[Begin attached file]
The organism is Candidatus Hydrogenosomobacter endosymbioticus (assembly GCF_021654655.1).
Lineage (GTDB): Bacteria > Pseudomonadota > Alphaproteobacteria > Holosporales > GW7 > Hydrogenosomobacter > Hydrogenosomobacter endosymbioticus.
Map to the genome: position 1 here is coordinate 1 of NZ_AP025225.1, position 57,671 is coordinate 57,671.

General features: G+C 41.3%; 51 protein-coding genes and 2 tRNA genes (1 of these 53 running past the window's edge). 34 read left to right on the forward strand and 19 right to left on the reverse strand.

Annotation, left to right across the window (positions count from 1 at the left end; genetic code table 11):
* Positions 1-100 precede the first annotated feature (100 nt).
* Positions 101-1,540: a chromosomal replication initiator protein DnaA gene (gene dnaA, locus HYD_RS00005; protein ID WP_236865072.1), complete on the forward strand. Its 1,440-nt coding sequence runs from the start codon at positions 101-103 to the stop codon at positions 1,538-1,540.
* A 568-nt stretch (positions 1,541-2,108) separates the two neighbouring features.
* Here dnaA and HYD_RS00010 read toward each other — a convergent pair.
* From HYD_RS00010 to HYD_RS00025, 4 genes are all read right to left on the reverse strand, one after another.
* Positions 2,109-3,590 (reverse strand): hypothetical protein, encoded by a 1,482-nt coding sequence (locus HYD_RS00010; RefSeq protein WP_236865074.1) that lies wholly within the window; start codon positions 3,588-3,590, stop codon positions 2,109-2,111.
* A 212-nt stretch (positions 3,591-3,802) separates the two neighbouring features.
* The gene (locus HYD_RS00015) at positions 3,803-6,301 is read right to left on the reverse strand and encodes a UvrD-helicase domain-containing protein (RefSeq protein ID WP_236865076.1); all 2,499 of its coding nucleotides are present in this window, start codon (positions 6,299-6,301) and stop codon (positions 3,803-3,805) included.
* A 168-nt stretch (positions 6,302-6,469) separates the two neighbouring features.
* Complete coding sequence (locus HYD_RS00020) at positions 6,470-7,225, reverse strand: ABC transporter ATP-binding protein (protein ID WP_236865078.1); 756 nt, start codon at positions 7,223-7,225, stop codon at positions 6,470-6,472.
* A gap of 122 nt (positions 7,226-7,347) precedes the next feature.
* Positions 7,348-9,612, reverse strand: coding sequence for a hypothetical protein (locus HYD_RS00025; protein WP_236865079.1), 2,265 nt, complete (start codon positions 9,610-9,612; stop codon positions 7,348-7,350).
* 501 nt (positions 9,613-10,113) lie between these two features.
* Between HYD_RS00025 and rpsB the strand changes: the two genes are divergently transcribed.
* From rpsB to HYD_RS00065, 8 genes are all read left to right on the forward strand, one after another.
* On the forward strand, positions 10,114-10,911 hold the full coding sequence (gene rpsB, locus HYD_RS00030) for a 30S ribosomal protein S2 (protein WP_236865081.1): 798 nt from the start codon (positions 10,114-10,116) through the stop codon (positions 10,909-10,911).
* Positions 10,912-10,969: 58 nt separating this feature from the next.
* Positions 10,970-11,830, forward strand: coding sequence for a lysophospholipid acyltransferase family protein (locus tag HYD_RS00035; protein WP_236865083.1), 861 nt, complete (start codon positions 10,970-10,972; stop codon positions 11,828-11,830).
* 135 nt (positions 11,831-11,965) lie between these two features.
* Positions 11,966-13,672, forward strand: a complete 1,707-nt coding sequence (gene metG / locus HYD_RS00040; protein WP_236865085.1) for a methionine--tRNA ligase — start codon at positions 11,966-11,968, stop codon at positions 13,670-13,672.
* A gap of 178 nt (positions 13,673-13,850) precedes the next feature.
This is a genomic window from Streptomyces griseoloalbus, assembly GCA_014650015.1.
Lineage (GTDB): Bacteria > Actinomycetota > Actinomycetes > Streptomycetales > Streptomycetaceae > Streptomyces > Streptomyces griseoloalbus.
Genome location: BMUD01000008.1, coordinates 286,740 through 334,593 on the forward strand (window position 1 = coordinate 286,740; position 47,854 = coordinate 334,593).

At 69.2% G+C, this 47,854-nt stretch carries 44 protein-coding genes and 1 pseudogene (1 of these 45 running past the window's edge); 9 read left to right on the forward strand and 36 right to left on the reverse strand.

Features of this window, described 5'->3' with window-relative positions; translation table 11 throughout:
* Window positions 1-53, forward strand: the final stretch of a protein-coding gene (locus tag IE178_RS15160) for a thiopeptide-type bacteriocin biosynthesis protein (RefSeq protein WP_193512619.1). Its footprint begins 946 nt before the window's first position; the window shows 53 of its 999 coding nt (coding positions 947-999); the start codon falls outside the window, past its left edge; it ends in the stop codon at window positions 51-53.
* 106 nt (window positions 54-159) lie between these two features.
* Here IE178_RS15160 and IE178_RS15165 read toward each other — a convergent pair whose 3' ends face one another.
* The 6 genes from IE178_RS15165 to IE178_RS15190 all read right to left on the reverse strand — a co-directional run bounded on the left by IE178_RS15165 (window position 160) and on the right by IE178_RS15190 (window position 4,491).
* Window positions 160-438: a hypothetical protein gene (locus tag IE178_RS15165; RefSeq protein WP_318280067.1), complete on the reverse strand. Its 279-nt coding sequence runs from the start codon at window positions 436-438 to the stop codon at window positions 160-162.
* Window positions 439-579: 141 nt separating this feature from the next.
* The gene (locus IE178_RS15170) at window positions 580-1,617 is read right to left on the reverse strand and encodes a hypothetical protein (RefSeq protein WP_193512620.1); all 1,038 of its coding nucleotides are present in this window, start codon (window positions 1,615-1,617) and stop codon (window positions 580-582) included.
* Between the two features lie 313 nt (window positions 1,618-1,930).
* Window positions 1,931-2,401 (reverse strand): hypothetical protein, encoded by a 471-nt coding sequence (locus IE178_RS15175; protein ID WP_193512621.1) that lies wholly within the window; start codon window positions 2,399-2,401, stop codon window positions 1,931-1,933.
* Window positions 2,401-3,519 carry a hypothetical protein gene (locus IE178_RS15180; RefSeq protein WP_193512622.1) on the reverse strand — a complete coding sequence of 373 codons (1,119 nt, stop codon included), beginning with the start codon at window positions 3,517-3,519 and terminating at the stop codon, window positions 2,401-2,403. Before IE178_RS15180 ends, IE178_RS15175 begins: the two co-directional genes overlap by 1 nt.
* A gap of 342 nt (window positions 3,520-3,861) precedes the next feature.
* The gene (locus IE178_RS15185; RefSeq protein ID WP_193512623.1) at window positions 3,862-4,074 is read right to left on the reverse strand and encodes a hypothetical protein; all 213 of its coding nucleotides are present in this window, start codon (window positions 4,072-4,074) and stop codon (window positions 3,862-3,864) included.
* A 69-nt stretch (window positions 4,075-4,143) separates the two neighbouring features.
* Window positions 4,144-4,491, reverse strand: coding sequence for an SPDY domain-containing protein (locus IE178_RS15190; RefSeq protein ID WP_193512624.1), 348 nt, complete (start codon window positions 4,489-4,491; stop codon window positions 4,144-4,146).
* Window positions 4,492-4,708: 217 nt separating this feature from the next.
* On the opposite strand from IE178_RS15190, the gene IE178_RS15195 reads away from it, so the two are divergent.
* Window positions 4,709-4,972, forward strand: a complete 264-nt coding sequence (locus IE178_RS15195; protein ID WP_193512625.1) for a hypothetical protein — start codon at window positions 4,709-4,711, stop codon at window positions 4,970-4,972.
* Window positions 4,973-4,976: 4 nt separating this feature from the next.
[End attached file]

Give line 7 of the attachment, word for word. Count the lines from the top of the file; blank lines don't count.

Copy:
* Positions 101-1,540: a chromosomal replication initiator protein DnaA gene (gene dnaA, locus HYD_RS00005; protein ID WP_236865072.1), complete on the forward strand. Its 1,440-nt coding sequence runs from the start codon at positions 101-103 to the stop codon at positions 1,538-1,540.